NASHVILLE, Tenn. — This June, the American Association of State Highway and Transportation Officials (AASHTO) and Bridgestone Firestone will retrace the historic 3,230 mile journey from Washington D.C. to San Francisco made by Dwight D. Eisenhower in 1919 a journey which would eventually pave the way for the U.S. Interstate System.
Most Americans know Eisenhower made the Interstate system a reality, but some may not know that Harvey Firestone and his soon-to-be famous pneumatic tires played an important role.
On July 7, 1919, lieutenant colonel Dwight D. Eisenhower took a coast-to-coast trip to learn whether troops and supplies could successfully cross America by truck.
One week later, Eisenhower reached Columbiana, Ohio, where Harvey Firestone invited Ike and his men to enjoy a fried chicken dinner at Firestone’s farm. As the convoy set out the following day, Firestone added two of his own trucks to the group.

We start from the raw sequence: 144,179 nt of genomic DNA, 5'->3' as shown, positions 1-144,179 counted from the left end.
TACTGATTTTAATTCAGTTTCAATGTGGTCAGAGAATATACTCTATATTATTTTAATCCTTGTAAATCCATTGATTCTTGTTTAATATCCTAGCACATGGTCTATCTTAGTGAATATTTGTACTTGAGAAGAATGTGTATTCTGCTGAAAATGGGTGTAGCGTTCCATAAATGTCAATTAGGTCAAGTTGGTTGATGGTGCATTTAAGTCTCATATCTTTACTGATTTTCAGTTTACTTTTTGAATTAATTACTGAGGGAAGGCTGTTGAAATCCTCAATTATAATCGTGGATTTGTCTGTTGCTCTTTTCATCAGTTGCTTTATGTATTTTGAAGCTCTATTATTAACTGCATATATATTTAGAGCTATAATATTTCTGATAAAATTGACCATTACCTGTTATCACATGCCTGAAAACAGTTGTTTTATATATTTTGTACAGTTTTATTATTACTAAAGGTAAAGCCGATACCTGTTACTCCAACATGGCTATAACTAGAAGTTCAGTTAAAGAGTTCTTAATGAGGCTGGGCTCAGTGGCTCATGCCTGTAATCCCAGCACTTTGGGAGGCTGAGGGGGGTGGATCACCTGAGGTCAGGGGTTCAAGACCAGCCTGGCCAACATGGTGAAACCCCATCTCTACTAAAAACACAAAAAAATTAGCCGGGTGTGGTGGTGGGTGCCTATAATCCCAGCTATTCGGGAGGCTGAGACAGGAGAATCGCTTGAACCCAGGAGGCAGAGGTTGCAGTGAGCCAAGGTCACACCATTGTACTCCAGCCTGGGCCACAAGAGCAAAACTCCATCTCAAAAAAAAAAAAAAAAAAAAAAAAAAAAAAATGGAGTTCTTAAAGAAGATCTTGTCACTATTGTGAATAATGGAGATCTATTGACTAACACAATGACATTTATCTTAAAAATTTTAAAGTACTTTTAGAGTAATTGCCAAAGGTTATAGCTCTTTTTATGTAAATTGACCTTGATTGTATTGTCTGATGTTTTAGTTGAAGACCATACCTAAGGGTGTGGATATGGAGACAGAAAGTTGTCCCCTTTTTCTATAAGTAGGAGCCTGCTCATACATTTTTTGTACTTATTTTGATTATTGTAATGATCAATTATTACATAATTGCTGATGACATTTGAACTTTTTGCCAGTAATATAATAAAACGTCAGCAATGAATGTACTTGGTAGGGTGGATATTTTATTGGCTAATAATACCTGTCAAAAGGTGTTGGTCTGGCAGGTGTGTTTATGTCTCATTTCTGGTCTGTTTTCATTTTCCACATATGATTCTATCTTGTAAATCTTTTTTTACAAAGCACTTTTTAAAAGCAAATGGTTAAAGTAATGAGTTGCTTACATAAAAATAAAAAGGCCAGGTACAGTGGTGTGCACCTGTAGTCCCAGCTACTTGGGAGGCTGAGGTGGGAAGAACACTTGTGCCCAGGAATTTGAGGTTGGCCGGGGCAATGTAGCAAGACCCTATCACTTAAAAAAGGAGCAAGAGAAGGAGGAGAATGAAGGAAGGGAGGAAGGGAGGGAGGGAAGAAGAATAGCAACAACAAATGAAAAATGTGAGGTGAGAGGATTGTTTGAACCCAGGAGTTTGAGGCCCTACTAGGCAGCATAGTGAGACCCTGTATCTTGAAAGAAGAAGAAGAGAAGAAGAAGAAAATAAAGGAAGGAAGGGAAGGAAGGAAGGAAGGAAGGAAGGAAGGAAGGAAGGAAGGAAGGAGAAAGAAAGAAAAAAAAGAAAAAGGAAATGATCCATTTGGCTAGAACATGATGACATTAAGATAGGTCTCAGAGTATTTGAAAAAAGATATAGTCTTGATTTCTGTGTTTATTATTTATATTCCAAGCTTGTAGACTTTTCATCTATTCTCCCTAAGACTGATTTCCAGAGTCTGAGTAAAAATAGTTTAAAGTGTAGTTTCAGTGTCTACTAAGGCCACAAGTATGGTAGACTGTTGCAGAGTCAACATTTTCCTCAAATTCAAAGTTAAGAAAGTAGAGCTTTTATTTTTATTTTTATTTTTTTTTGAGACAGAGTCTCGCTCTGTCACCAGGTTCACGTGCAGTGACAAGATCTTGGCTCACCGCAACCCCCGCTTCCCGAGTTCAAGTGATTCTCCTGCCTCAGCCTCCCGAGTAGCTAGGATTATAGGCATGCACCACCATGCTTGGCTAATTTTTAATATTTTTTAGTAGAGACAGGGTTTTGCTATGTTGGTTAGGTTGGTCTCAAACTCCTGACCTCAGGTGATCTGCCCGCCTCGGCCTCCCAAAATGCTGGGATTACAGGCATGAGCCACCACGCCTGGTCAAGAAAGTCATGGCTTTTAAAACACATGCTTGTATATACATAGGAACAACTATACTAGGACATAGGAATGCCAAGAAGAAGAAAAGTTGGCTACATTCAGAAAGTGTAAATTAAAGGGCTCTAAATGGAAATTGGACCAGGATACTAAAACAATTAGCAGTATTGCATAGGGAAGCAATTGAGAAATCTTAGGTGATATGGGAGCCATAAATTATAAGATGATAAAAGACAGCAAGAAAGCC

Firestone had his innovative pneumatic tires, Eisenhower mostly solid rubber. The convoy reached San Francisco 55 days later, achieving an average speed of six miles per hour.
By then, Eisenhower was sold on Firestone’s pneumatic tires, and on Firestone’s idea for an interstate highway system.
A year before the historic convoy, Firestone created the “Ship by Truck” movement, encouraging manufacturers to move their products to markets by truck. In 1956, Eisenhower, then president, signed the bill creating America’s modern interstate system.
AASHTO plans to begin the journey in San Francisco on June 15 with stops to celebrate along the way. The convoy, including two Firestone tractor-trailers, will roll into Washington D.C. June 29.
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